Most of the world's leaders are congratulating Donald Trump's resounding election victory in a show of careful diplomacy.
But a sizable number are unreservedly celebrating and have made that publicly clear.
These are the states that are, and some that clearly are not, making a party out of the right-wing isolationist's triumph.
MPs broke into loud applause when foreign affairs committee member Vyacheslav Nikonov announced the US election result and congratulated "all of you on this".
Prime Minister Shinzo Abe sent his “heartfelt congratulations”.
The Liberal Democrat Party president, who is viewed internationally as a right-wing nationalist, said: “As a very successful businessman with extraordinary talents, not only have you made a great contribution to the growth of the US economy, but now as a strong leader, you have demonstrated your determination to lead the United States.”
President Abdel Fattah al-Sisi previously said the ex-TV personality would “without a doubt” make a strong leader.
His statement said he phoned Mr Trump to congratulate and that he wanted more “cooperation and coordination” between the nations.
Cairo receives more than $1bn dollars annually in US military and economic aid ever since the country’s Israel peace treaty was signed in the 1970s.
Egyptian MP Margaret Azer meanwhile said Mr Trump's win is the end of Isis.
Prime Minister Najib Razak applauded an “extraordinary victory” and said Americans who want domestic interests and “welfare” and less time spent on “foreign interventions” have “won Mr Trump the White House”.
Prime Minister Viktor Orban, who praised Mr Trump’s immigration policies in July, hailed the victory as “great news” that “democracy is still alive”.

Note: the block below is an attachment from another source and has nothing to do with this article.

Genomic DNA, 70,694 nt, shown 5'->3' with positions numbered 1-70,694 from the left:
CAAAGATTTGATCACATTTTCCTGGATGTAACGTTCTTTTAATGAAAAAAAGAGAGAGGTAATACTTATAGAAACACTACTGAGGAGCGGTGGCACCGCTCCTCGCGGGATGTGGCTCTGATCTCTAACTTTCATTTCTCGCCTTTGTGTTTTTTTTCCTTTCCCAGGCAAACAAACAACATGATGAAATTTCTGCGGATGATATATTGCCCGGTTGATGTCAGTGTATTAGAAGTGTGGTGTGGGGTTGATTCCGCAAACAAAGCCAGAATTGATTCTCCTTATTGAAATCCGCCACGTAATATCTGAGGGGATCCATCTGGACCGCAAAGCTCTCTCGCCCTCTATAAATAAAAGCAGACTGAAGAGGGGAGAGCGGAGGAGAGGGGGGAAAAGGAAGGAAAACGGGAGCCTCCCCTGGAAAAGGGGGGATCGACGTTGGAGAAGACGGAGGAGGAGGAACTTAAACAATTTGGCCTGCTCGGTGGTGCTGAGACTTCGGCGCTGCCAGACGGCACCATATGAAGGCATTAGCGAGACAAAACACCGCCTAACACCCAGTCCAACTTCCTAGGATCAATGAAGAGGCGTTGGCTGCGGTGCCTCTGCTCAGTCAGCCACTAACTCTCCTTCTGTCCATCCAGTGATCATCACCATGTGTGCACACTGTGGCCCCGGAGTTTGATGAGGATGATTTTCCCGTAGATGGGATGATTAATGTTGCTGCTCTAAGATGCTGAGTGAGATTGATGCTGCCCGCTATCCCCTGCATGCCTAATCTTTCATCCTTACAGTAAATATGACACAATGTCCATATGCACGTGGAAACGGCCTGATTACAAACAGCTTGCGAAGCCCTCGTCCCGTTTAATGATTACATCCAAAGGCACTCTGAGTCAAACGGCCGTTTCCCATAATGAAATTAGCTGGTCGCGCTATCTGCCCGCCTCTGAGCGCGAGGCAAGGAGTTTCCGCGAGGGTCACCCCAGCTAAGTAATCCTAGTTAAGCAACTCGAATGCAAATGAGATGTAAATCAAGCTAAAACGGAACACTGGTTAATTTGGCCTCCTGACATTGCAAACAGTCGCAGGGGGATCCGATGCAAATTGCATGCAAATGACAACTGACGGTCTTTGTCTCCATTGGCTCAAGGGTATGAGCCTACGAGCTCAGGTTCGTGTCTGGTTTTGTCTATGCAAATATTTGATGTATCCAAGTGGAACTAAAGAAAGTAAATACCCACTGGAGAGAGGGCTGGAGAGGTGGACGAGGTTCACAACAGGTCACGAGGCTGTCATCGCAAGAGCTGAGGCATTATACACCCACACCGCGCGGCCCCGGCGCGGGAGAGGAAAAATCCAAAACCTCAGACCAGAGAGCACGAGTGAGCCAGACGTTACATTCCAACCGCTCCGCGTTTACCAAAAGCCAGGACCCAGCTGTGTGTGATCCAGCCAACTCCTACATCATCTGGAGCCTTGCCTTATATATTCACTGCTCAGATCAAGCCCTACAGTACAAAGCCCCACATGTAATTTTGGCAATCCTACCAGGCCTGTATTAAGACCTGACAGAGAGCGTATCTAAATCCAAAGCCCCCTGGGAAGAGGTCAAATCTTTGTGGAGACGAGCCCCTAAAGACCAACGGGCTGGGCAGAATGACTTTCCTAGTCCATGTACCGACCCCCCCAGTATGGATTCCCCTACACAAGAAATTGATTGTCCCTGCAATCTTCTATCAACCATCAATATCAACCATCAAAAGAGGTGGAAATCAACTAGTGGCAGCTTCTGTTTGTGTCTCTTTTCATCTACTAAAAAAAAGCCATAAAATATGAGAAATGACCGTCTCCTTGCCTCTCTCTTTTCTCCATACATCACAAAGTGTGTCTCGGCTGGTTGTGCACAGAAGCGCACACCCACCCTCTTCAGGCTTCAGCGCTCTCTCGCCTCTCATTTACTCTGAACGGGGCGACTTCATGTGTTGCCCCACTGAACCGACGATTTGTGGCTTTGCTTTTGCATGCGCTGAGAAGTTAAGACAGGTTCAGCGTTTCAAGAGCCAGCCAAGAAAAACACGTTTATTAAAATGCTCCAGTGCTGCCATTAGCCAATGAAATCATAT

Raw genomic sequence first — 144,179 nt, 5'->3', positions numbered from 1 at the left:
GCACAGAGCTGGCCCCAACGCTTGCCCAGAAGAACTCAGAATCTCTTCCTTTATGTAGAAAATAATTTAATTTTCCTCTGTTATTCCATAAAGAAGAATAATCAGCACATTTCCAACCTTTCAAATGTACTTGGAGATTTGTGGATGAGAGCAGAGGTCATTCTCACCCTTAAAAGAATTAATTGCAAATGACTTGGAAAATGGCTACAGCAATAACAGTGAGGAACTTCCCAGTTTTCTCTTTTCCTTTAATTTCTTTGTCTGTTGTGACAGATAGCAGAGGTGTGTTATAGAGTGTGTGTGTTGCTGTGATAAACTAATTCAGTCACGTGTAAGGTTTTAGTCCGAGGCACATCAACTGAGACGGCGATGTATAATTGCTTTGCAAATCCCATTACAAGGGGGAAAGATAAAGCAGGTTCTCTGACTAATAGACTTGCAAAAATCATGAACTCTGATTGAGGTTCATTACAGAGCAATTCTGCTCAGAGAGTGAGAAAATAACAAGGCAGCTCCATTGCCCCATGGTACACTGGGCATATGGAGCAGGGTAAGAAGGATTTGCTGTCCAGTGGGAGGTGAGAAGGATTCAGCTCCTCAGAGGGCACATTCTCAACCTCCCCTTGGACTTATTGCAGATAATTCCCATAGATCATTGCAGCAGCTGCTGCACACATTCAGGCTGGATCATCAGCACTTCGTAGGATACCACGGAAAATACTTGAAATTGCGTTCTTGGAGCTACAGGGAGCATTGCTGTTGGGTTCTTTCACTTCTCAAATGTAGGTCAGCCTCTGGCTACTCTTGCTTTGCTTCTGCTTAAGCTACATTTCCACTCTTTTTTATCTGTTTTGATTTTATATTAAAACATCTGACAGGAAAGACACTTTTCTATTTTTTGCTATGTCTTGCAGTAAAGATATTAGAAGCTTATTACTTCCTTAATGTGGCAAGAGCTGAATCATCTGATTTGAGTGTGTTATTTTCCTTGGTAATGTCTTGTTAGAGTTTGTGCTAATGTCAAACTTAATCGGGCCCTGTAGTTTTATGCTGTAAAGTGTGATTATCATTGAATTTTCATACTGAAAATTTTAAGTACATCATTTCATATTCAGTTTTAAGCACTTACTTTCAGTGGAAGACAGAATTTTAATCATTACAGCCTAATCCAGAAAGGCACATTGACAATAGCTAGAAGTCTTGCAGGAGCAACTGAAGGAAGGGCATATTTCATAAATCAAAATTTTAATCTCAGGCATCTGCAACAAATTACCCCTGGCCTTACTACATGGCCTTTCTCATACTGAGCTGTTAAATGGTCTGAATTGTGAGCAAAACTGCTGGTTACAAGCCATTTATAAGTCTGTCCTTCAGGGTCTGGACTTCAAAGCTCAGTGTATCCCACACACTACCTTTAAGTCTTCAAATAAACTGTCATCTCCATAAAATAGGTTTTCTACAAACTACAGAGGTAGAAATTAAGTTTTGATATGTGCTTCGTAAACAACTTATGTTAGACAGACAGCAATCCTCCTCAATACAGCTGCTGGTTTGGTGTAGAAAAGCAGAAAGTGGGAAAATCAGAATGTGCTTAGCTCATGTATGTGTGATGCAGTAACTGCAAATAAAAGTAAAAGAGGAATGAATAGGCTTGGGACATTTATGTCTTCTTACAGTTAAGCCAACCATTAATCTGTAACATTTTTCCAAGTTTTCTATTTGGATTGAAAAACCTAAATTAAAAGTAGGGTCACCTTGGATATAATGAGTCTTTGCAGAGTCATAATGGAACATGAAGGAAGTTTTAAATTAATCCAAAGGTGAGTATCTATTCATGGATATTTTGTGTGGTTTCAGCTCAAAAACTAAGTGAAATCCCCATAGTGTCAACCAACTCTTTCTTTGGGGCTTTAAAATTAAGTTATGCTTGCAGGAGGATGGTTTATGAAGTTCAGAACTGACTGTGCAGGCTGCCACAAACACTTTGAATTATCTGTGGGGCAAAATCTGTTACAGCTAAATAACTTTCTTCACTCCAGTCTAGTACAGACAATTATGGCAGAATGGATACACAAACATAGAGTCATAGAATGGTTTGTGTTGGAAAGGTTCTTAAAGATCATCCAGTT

Secrety of State Hillary Clinton has criticised anti-migration leader Mr Orban for weakening his country's democratic system.
Education Minister Naftali Bennett, a key player in Prime Minister Benjamin Netanyahu’s ruling coalition, hailed Mr Trump’s victory as marking an end to proposals for a Palestinian state.
Minister of Information and government spokesman Michael Mukuei said Mr Trump “will be better after all” for his nation.
Mr Makeui, from the world’s youngest but war-torn nation, said: “I really doubt President Obama had any clear policy for South Sudan other than to destroy it. So we definitely expect better relations with Trump.”
And those countries that are not seeing much to celebrate...
Germany foreign minister Frank-Walter Steinmeier said the election outcome was "different than most people in Germany would have wanted, but of course we have to respect it."
He said the victory means “nothing is going to get easier. A lot will get harder”.
In a moderate statement today, Mrs May said: “I look forward to working with President-elect Donald Trump, building on these ties to ensure the security and prosperity of our nations in the years ahead.”
The country has close ties with the Clintons. Irish Times columnist Fintan O'Toole wrote on Wednesday: "The republic of Washington, Jefferson, Lincoln and Roosevelt is now the United Hates of America."
President Francois Hollande, who once said Donald Trump makes him want to retch, said the result “opens a period of uncertainty”.
“It’s DEFCON 2,” said Mexican analyst Alejandro Hope. “Probably something as close to a national emergency as Mexico has faced in many decades.”
The country’s peso has fallen by 22 years in the aftermath of the result. At the time of writing, there has been no word of a congratulations from leader Enrique Peña Nieto who has locked horns with Mr Trump over ‘that wall’.
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